Project year: 2009 – 2010
After standing vacant for nearly 30 years, the St. Louis Municipal Power House building at 1100 Clark Avenue in downtown St. Louis, opened as the new offices of Cannon Design in September 2008. In 2007, the firm purchased the 19,000 sqf building and provided all design, development, and construction management services for its restoration, renovation and adaptive reuse—an investment that represents the firm’s confidence in the future of the city of St. Louis.
As we had previously reported over 130 artists recently issued a call to action to boycott the new Guggenheim Abu Dhabi Museum that has just begun construction on Saadiyat Island. Despite the recent intervention by the Guggenheim Foundation and Museum and changes from the Tourism Development & Investment Company (TDIC), the artists backed by the Human Rights Watch are continuing to threaten to withhold their work as well as refusing participation in museum events. Our previous coverage can be found here.
Yesterday the Guggenheim Museum and Foundation Director Richard Armstrong and Deputy Director and Chief Curator Nancy Spector responded to the proposed artist boycott of the Guggenheim Abu Dhabi Museum. The letter highlights the changes that have been, the Guggenheim’s own concern with the works rights, the importance of this museum to the region, and notably the inaccurate picture that is being painted by the Human Rights Watch most recent statements.
The full letter issued from Armstrong and Spector following the break.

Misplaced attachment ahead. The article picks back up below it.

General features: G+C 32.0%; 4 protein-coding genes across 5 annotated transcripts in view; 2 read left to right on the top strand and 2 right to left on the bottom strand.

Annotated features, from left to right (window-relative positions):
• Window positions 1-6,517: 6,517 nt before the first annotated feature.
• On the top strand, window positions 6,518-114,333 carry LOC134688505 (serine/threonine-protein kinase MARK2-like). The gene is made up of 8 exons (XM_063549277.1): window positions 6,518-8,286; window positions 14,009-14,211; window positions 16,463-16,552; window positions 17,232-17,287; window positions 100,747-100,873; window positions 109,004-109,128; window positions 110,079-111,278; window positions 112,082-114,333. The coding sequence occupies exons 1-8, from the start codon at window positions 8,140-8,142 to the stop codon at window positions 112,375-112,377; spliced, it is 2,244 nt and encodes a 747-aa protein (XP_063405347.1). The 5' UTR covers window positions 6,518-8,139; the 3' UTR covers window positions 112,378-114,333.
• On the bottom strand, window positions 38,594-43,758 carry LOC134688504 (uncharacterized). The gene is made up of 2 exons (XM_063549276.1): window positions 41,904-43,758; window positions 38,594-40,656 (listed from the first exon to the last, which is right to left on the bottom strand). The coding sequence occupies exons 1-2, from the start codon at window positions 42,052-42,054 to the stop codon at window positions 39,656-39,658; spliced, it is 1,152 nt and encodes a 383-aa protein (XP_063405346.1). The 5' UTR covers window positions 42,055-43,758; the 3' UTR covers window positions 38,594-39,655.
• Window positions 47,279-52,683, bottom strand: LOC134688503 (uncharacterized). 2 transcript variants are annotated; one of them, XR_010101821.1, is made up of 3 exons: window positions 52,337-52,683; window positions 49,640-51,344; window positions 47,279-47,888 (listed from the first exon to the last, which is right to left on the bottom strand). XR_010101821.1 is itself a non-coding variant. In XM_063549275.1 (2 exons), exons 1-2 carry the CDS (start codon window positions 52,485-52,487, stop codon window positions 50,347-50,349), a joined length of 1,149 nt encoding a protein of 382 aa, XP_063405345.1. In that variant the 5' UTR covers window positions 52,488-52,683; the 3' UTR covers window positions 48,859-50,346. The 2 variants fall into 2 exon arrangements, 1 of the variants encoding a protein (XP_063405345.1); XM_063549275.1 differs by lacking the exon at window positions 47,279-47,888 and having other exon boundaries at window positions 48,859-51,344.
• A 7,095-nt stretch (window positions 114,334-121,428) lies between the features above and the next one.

NOGO, with the support of MIARQ from Lusófona University, presents ARCH BATTLE®: NJIRIC vs. BUCCI. Hrvoje Njiric and Angelo Bucci come to Portugal to present their proposals for the Housing Design Project CasaGranturismo, Silves. The event will be moderated by Ivan Rupnik from Northeastern University in Boston.
This event will take place tomorrow, 25th March 2011, 9pm, at Agostinho da Silva Auditorium, Lusófona University, Campo Grande 376, Lisbon, Portugal. Free entrance. More info at www.nogo-studio.blogspot.com.
KGP Design Studio shared with us their entry for the Bankside Bikeshed Competition. The competition asked for a modular, portable and secure cycle parking solution in downtown London on behalf of the Better Bankside Business Improvement District (BID). The issue of cycle parking has been high on the agenda of Better Bankside for the last few years. Discussion with member businesses has highlighted the problem of finding space for cycle parking, particularly when premises are leased or in older buildings. More images and architects’ description after the break.
Located on the third floor of a residential tower, this amenity space combines a fitness center with a diverse entertainment program including screening room, gaming area, and demonstration kitchen. The boundary between these two programs is defined by a folded metal structure. This luminous patterned surface intersects the residential corridor to form the entrance.
With the small Chinatown site proving to be too confining for the growing Children’s Museum of the Arts, the institution secured a new space in Hudson Square, New York. Now that the new space is three times the size of the Chinatown site, WORKac has designed a museum where the activities are connected in a natural manner and are organized around a central colorful gallery. This dramatic increase in square footage will allow the museum to reinterpret the best parts of their current museum and add the new programs they had long desired.
More about the project after the break.